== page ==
There’s one possibly therapeutic function of praying right before or after getting your freak on: pretending HF isn’t watching.

    BTW, since we’re supposed to open and close religious gatherings with prayer, and since “doing it” is a godly act, shouldn’t we begin and end our nookie sessions with prayer?

    *lightning rod is UP*

  75. I cannot adequately state the degree to which I am grossed out right now.

  76. Steve Evans says:

    Agreed. Please keep things decent, people.

  77. RE: Using “might” in a prayer. (#67)

    My understanding is that might is used as the future conditional tense of “can”. Therefore, using it in a prayer expresses the desire that a specific event be able to occur in the future. It is grammatically correct, although I would bet that most people using it do not understand why.

    My 2-year old daughter is learning to pray and has become rather enthusiastic about it. She even reminds me to say prayers with her when I tuck her in at night (although I suspect this may be another one of her stalling tactics to stay up a few minutes longer). Last night I asked Mrs. Obsidian to say our family prayers. She had barely finished saying “Father in Heaven” when little miss Obsidian chimes in with “Father in Heaven” right behind her. So mommy ended up helping little miss Obsidian say the prayer. I know it’s not a unique occurence, but it sure is cute when it’s your own daughter doing it.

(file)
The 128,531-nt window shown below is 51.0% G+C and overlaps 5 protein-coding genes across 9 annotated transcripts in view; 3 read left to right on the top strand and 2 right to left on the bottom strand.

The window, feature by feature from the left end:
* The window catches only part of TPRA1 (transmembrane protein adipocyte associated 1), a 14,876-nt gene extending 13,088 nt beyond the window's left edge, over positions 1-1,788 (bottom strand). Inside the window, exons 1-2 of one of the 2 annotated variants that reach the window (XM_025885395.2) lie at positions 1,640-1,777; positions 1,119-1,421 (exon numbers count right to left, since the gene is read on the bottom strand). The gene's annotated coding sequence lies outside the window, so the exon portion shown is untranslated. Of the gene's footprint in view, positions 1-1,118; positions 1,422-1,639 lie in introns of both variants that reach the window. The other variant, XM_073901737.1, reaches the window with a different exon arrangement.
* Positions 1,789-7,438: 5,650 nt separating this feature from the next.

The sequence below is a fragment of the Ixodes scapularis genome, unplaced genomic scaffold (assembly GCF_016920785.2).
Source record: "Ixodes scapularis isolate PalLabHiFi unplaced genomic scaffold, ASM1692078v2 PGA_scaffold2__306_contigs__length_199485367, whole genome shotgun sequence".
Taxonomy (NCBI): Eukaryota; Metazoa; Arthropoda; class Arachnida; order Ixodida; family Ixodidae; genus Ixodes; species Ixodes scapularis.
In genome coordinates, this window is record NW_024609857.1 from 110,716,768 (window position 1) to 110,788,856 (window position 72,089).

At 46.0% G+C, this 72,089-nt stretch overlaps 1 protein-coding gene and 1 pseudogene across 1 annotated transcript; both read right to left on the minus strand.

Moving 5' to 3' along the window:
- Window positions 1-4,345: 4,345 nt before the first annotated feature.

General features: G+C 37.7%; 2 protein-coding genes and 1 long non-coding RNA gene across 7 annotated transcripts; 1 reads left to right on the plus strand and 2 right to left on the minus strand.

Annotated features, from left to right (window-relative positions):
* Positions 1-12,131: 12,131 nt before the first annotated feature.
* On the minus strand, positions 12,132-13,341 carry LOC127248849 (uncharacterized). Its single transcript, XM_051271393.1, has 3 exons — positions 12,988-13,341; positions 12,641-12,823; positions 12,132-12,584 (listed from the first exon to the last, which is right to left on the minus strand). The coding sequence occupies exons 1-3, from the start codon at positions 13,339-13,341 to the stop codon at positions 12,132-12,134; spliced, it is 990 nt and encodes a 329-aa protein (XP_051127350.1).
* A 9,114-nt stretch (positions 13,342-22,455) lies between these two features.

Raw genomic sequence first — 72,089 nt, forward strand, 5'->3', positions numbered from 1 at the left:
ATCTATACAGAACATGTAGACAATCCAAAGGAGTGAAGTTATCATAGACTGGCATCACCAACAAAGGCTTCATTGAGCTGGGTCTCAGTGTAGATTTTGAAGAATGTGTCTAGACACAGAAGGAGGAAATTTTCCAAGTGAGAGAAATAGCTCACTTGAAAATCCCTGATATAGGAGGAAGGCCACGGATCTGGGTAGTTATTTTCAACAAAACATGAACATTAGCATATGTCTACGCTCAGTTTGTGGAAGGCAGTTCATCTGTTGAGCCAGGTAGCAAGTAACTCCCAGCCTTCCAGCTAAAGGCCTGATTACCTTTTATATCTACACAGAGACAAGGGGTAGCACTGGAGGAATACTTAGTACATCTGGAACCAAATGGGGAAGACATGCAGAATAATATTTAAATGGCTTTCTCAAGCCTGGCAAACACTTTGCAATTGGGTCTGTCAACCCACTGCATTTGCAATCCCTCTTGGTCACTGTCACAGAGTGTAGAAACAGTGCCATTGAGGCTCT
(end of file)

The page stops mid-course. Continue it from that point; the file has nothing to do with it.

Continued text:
78. Everyone in my family (except me, now that I’ve noticed it) says, about food prayers, “bless this food that it will nourishenenstrengthen us”. It’s all run together like that after years of saying the same phrase over and over. I noticed it a while back, and now if makes me giggle because WHAT ARE THEY SAYING? “NourishEN and strengthen us”? Or “Nourish and ENstrengthen us?” Those aren’t even WORDS!

  79. rick jepson says:

    Mark (63), you got that backward. “Thou” and “Thee” are informal pronouns, suggesting intimacy; “you” is a formal pronoun, suggesting a lack of familiarity.

    However, those are very old usages….today they have practically switched places in everyday English (even several GA’s have encouraged the use of “thou” because it insinuates respect).

    IMO, we need to stop using “thou” and stick with “you.”

    I’m actually speaking on this today at Sunstone….in four hours and I’m not ready at all.

    This thread was helpful, and fun.

  80. Sherri Park says: